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Thin Ice: Melting Greenland Might Be Set for a Mining Boom

The vast island is nearly pristine, but not for long.


These NASA maps show how, within the space of four days earlier this month, Greenland's vast ice sheet faced degree of melting not seen in three decades of satellite observations as temperatures there rose. The image at left shows the ice sheet on July 8, with a large part of it experiencing no melting in summer, as is typical. By July 12, the surface of virtually the entire ice sheet was melting, a phenomenon not seen in three decades of satellite imaging. (NASA)

Last week we had big climate change news out of Greenland (well, sort of) with a NASA report that shows that the entire ice sheet that covers the vast majority of the country dramatically melted in mid July. On the heels of the news that an iceberg twice the size of the island of Manhattan had calved from Greenland as well, the doomsday talk was reaching fever pitch.

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Interactive Map: The Melting Ice in Greenland Would Blanket New York in 41 Feet of Snow

Climate Central's interactive tool lets you place the ice Greenland is losing on top of your home state.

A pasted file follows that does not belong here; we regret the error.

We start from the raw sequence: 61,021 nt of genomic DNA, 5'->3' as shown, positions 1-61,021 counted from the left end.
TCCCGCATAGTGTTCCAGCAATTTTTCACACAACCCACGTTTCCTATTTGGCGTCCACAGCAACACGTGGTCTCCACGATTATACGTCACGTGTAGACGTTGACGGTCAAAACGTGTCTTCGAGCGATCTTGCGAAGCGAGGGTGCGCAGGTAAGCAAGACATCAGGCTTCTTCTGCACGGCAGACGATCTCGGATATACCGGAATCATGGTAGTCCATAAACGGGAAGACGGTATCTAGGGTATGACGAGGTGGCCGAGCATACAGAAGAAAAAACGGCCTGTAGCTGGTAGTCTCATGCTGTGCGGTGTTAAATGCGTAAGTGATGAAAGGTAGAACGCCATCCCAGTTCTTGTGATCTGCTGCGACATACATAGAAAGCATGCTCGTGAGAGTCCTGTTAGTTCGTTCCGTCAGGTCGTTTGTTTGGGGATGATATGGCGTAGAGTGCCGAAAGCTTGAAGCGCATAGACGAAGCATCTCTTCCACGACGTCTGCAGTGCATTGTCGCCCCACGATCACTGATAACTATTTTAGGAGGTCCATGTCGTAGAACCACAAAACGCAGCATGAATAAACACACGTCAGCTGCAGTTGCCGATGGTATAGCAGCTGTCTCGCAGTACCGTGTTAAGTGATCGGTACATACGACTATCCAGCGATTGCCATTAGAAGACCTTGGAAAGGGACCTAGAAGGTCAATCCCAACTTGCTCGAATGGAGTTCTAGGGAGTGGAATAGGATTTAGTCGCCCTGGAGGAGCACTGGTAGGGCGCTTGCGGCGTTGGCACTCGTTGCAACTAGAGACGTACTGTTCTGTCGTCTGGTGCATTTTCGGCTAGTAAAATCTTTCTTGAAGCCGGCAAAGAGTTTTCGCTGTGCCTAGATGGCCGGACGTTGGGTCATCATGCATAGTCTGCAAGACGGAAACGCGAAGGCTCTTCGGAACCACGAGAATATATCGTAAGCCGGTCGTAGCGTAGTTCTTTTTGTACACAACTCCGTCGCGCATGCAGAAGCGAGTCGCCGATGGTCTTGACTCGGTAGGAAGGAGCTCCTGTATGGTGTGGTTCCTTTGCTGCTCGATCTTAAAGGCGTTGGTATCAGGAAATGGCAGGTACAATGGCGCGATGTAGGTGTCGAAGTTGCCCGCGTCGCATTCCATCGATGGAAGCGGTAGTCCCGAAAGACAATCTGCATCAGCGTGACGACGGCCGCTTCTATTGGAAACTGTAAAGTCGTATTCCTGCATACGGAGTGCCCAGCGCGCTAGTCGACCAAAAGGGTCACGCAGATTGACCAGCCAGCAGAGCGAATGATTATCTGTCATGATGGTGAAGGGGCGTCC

It's really, really hard to comprehend the massive volumes of ice that are melting from our planet's higher latitudes and elevations. Fortunately, Climate Central has built a handy interactive tool that can help you get your head around it.

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On Friday, the Petermann glacier in far northern Greenland calved a massive iceberg four times the size of Manhattan. That's 97 square miles worth of ice, at "a thickness up to half the height of the Empire State Building."

"The freshwater stored in this ice island could keep the Delaware or Hudson rivers flowing for more than two years. It could also keep all U.S. public tap water flowing for 120 days," University of Delaware ocean science professor Andreas Muenchow told the college paper.

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